A Japanese Perspective on Postdocs

Science  03 Sep 1999:
Vol. 285, Issue 5433, pp. 1487
DOI: 10.1126/science.285.5433.1487

Postdoctoral researchers play an important role in the rapid dissemination of information and new techniques, fueling the advancement of science and the development of interdisciplinary fields. In the United States, working as a postdoc in different laboratories for 2 to 3 years is the main path scientists follow to become independent investigators. In addition to the advantages for the individual scientist, the postdoc system has been one key to the success of U.S. science over the past 50 years. And the benefits have gone far beyond academic labs. Researchers with postdoc experience continue to play influential roles in shaping the increasingly important biotechnology industry, for example.

Japan and other countries are now trying to capture some of the United States' research vitality for both the public and private sectors by introducing postdoc researchers. Japan's universities are based on small hierarchical departments, called “koza,” in which a full professor directs the advanced education and research training of both undergraduate and graduate students. Other faculty members within the koza are tenured but not independent. And young scientists, upon earning their Ph.D., typically step directly from graduate student to junior faculty in the same koza.

This system lacks flexibility and opportunities for mobility, as well as providing little independence for younger scientists. It was precisely to address these problems that Japan has recently introduced postdoc researchers. However, this step does not go far enough. There are no independent positions for young investigators that are equivalent to U.S. assistant professorships. A proposal to create an alternative to the existing hierarchical career path for scientists is now under consideration. It would allow young scientists to choose nontenured or tenure-track positions and apply for research funds to be distributed after a peer-reviewed evaluation. Supporting institutions would receive subsidies to cover their indirect costs. This evolutionary, rather than revolutionary, approach would allow individuals to choose between two parallel career paths.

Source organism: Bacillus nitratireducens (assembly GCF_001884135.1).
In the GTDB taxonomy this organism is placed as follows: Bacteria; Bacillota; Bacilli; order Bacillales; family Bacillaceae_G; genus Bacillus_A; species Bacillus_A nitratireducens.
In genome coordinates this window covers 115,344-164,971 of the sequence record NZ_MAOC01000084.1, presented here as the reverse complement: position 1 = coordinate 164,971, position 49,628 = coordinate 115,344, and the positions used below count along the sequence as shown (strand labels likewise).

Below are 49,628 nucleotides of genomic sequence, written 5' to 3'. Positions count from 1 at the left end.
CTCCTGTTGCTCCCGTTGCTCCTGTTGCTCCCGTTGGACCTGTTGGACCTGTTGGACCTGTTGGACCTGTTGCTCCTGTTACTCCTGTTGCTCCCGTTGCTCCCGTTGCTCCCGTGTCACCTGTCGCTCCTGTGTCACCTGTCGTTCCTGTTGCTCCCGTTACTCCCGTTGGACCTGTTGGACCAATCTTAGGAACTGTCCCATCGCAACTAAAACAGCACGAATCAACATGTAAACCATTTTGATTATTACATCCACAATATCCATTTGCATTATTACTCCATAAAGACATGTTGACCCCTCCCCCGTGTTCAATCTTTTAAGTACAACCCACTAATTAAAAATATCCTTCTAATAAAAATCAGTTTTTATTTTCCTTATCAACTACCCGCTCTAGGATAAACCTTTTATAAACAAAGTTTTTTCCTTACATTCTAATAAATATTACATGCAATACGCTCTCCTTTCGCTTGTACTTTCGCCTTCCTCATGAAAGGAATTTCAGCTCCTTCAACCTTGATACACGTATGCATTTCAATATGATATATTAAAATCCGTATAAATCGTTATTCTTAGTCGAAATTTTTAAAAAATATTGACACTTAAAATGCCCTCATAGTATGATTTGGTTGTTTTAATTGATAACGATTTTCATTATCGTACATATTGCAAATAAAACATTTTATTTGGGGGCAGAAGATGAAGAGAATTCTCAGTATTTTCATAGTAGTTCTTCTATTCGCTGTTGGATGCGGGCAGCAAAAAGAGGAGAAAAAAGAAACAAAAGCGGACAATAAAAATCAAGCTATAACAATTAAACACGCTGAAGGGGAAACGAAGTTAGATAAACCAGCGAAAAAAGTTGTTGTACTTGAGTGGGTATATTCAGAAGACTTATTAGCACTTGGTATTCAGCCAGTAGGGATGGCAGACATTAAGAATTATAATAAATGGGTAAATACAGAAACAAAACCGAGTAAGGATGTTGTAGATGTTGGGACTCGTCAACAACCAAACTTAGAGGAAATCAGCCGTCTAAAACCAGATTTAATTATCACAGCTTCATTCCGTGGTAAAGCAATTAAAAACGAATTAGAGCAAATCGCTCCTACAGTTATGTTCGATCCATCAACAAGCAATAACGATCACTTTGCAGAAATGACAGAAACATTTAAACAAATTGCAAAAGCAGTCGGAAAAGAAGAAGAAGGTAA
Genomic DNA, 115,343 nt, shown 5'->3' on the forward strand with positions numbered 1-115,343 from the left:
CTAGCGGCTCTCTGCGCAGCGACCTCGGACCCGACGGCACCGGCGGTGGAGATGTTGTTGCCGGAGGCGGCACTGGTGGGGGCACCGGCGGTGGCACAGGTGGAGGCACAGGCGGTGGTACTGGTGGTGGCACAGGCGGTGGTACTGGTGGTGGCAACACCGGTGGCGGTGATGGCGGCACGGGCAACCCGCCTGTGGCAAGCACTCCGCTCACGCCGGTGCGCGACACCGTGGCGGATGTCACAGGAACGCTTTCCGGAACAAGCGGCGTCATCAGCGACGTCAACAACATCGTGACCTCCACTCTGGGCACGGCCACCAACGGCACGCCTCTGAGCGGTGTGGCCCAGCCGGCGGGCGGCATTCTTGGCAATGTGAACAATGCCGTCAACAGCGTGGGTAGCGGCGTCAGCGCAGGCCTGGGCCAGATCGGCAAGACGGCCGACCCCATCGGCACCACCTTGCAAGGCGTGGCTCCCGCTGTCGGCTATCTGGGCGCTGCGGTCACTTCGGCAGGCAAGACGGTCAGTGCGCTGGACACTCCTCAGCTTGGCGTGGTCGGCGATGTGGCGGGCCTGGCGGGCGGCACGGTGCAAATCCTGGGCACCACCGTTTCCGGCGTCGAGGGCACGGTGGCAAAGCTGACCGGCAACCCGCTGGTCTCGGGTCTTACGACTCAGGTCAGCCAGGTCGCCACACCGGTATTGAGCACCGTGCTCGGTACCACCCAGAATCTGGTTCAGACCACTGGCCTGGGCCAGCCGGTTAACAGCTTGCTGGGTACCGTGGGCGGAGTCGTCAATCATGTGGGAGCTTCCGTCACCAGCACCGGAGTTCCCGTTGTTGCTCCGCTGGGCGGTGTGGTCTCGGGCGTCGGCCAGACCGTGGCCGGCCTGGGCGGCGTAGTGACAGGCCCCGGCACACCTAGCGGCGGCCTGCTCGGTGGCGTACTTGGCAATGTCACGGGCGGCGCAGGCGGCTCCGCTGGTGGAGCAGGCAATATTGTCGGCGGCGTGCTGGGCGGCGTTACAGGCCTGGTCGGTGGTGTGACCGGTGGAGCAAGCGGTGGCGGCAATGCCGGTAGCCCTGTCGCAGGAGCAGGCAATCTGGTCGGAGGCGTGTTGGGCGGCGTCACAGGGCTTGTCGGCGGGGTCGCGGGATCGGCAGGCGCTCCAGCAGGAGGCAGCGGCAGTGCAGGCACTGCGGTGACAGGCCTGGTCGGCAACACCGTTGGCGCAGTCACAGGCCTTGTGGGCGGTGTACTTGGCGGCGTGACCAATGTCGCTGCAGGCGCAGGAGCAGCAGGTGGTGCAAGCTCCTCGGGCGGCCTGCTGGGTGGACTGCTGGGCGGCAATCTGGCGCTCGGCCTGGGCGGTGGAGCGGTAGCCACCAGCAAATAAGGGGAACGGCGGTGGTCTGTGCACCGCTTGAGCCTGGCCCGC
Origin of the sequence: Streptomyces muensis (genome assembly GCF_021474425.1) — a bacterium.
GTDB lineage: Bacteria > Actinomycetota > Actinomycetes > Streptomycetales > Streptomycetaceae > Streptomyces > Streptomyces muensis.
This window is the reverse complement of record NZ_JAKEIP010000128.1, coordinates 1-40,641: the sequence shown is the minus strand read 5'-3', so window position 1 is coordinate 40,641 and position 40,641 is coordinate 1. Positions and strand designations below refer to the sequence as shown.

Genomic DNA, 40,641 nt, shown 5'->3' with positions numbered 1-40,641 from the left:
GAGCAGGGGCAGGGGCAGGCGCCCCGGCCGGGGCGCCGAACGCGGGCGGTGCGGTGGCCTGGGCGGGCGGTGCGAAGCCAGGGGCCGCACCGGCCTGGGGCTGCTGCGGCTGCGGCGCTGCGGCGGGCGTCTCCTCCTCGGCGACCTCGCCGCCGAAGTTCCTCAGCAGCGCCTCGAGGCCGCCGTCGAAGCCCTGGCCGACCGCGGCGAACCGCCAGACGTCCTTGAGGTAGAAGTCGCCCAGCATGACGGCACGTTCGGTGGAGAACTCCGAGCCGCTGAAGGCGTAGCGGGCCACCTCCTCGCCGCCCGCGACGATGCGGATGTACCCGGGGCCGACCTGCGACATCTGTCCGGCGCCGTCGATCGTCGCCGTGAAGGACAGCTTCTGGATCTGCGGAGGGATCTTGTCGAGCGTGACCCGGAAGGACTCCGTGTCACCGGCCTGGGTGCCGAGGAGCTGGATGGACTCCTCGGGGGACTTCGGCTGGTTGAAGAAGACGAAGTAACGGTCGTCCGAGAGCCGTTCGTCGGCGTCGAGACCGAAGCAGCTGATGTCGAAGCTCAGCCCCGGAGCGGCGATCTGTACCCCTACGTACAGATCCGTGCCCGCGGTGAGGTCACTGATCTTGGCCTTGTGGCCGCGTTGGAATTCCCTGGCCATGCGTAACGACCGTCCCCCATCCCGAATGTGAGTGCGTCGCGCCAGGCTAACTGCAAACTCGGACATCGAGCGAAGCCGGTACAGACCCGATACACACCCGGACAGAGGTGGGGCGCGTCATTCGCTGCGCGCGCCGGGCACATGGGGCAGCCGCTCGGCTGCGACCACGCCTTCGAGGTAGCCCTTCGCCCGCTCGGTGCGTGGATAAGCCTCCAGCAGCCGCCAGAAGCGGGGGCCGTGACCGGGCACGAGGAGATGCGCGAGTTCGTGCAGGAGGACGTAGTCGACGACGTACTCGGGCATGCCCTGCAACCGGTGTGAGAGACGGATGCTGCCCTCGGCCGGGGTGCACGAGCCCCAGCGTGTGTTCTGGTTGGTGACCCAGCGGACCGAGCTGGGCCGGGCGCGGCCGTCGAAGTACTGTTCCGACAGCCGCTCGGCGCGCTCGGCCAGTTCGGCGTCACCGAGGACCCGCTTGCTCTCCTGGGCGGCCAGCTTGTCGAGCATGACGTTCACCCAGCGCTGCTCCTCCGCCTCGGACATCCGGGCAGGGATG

Meanwhile, the situation facing postdocs in the United States must also be addressed. A mismatch between the rising number of postdocs and the limited number of academic research jobs has created considerable frustration and disappointment for young scientists. A 54% decline in the number of young scientists (under age 36) applying to the U.S. National Institutes of Health for individual-investigator research grants between 1985 and 1993, for example, shows the increasing amount of time young researchers now spend in postdoc positions before they achieve the status of independent investigators. This trend indicates that the postdoc system has fallen short of fulfilling its goal of training young scientists for independence at an early age.

Another challenge to the existing postdoc system comes from the increasing importance of goal-oriented research. This is particularly evident in areas of biotechnology involving genomics, proteomics, functional genomics, and high-throughput screening. In contrast to investigator-driven research, which is directed from the bottom up, goal-oriented research is directed from the top down and requires large teams. Policy-makers need to find ways to tailor the postdoc system, which played an important role in investigator-driven research, to suit an era of goal-oriented research.

At the same time, the growth of interdisciplinary and transdisciplinary fields should present additional opportunities for postdocs. In biomedicine, some of the most exciting work bridges basic discoveries and clinical applications. There are also the burgeoning fields of bioethics and law. Increasing links between government, university, and private-sector laboratories engaged in cutting-edge research should also provide new areas for postdocs to explore. In every case, the goal of these increased contacts should be the pursuit of research in an atmosphere of freedom and personal growth.

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